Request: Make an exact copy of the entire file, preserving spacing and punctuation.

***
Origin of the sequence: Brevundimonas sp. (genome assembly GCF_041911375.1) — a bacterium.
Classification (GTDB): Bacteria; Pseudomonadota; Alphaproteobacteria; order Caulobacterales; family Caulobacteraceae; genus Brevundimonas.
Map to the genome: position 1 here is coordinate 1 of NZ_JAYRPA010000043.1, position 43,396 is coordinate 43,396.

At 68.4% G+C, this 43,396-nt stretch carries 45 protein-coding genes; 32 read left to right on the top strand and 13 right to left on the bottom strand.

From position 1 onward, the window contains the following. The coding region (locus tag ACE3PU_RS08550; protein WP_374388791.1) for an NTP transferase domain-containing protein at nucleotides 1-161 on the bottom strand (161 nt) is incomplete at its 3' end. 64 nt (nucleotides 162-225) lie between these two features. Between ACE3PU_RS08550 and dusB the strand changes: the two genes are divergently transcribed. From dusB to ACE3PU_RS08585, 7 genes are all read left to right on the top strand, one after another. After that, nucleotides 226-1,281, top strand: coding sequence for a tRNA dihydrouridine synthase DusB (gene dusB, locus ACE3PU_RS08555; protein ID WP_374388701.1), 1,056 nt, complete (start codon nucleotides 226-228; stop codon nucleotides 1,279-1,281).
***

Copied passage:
Origin of the sequence: Brevundimonas sp. (genome assembly GCF_041911375.1) — a bacterium.
Classification (GTDB): Bacteria; Pseudomonadota; Alphaproteobacteria; order Caulobacterales; family Caulobacteraceae; genus Brevundimonas.
Map to the genome: position 1 here is coordinate 1 of NZ_JAYRPA010000043.1, position 43,396 is coordinate 43,396.

At 68.4% G+C, this 43,396-nt stretch carries 45 protein-coding genes; 32 read left to right on the top strand and 13 right to left on the bottom strand.

From position 1 onward, the window contains the following. The coding region (locus tag ACE3PU_RS08550; protein WP_374388791.1) for an NTP transferase domain-containing protein at nucleotides 1-161 on the bottom strand (161 nt) is incomplete at its 3' end. 64 nt (nucleotides 162-225) lie between these two features. Between ACE3PU_RS08550 and dusB the strand changes: the two genes are divergently transcribed. From dusB to ACE3PU_RS08585, 7 genes are all read left to right on the top strand, one after another. After that, nucleotides 226-1,281, top strand: coding sequence for a tRNA dihydrouridine synthase DusB (gene dusB, locus ACE3PU_RS08555; protein ID WP_374388701.1), 1,056 nt, complete (start codon nucleotides 226-228; stop codon nucleotides 1,279-1,281).